The Denver Selfie Museum is a pleasant, photogenic distraction during trying times.
In the tiny town of Fort Garland, Colorado, Unsilenced: Indigenous Enslavement in Southern Colorado by Chip Thomas (the artist known as jetsonorama) spotlights uncomfortable and paramount histories of Indigenous captivity.
Known for its two-year Artist Residency program, RedLine Contemporary Art Center plays additional important roles in the Denver art scene, especially when it comes to grants and social activism.
A large-scale collaboration between Marie Watt and Cannupa Hanska Luger, both long invested in community-sourced artmaking, takes the spotlight in Each/Other at the Denver Art Museum.
Jetsonorama’s Unsilenced installation at the Fort Garland Museum and Cultural Center dismantles the settler-colonial narrative in the San Luis Valley and amplifies the history of Native enslavement in Southern Colorado.
Featuring divergent works in various mediums, The Stubborn Influence of Painting at BMoCA lets guest curator Kate Petley make the case for artists breaking free of preconceived notions.
Eileen Roscina's installation at BreckCreate challenges sentiments about memorials in our pandemic-informed world.
Laura Shill’s Future Self Storage at Denver’s Leon Gallery features 9,000 feet of pink and red tubes that combine humor with heartache and the sensual.
The Denver Botanic Gardens’s $40-million Freyer-Newman Center, with its three art galleries, establishes itself as fertile ground for exhibitions.
Jason DeMarte's Trappings of Arcadia at Denver’s Rule Gallery addresses the clash between nature and artificiality.
The virtual-reality installation Carne y Arena, the brainchild of acclaimed director Alejandro G. Iñárritu, is an unforgettable twenty minutes of walking in migrants’ shoes at the U.S.-Mexico border.
The provocative work of Francesca Woodman, an art photographer who took her life at only twenty-two, takes on new dimensions in Portrait of a Reputation, an exhibition at MCA Denver that combines Woodman’s experimental work from the late 1970s with candid photos of the artist by her friend, George Lange.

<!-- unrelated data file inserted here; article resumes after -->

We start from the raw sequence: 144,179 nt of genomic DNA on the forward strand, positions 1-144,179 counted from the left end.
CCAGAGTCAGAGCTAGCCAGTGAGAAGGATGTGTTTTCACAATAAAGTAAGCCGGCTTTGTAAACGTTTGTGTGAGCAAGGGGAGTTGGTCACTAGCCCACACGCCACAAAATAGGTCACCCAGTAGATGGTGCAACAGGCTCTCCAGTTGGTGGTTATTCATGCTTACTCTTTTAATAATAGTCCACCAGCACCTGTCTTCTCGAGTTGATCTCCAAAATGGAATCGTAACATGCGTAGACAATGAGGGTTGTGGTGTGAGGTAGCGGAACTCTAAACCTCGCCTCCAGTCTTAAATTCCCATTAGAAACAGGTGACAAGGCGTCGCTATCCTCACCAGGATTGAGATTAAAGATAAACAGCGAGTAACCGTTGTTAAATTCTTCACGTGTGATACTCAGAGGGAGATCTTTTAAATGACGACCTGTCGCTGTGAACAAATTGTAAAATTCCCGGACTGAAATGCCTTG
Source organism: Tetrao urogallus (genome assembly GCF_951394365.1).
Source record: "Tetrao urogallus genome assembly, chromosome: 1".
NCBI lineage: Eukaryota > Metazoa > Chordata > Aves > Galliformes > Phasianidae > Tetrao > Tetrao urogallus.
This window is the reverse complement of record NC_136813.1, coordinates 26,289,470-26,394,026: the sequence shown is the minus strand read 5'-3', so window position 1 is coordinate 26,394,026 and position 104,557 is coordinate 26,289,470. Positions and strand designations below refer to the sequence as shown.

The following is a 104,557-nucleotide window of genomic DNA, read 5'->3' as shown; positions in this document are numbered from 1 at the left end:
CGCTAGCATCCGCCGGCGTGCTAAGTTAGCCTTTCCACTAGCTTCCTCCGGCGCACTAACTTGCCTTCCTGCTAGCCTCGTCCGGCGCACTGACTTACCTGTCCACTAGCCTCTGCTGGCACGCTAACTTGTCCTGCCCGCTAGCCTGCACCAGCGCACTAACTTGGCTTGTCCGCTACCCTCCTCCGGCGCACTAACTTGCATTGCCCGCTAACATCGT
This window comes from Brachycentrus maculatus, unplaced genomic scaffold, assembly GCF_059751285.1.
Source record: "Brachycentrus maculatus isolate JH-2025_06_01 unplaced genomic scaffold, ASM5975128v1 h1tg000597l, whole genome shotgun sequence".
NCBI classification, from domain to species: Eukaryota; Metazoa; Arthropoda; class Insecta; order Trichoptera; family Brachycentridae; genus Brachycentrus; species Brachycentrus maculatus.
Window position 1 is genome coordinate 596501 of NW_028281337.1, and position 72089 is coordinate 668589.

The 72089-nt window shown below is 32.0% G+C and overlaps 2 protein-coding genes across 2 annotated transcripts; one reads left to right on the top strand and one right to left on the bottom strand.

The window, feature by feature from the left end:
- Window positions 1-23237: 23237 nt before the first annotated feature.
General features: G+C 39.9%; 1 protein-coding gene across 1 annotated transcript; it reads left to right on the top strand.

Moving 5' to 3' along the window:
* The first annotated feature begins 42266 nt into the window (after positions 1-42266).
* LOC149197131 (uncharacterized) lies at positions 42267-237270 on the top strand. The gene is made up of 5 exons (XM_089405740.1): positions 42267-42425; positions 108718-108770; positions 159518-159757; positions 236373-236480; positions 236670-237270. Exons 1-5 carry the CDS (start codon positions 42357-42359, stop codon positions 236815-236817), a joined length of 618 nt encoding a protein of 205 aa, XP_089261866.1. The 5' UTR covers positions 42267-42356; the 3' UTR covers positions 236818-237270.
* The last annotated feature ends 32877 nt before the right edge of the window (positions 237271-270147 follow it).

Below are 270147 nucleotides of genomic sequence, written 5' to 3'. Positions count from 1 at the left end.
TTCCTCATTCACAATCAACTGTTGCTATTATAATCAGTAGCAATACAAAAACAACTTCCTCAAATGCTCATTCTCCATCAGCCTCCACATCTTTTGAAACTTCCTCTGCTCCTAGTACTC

Denver artist Jonathan Saiz believes in the value of shock and surprise, as evidenced in two overlapping solo exhibitions. One is #WhatisUtopia, in which ten thousand miniature squares come together in a mosaic-like column given its own space at the Denver Art Museum. The second exhibition, at K Contemporary, is darker in tone, shocking you to attention with foreboding images.
Whatever all of this change ultimately means for Denver as an arts and culture community and market is to be determined. But even in the space of four years, my experience of the city as an arts destination has changed. I previously felt charmed and thrilled to stumble upon a scrappy operation in the then-industrial RiNo district, but now that district has gentrified to the point of pushing many of those emergent art spaces out...
Nathan Carter: Meet the Dramastics, Kim Dickey: Words are Leaves, and Bodacioussss, Museum of Contemporary Art, Denver
If you’re Denver-bound this ski season, the MCA Denver has a trifecta of concurrent exhibitions on view through January 29. Kim Dickey: Words Are Leaves is a major survey of work by the Boulder, CO–based artist. Primarily working in ceramics, but also other media including textile and photography...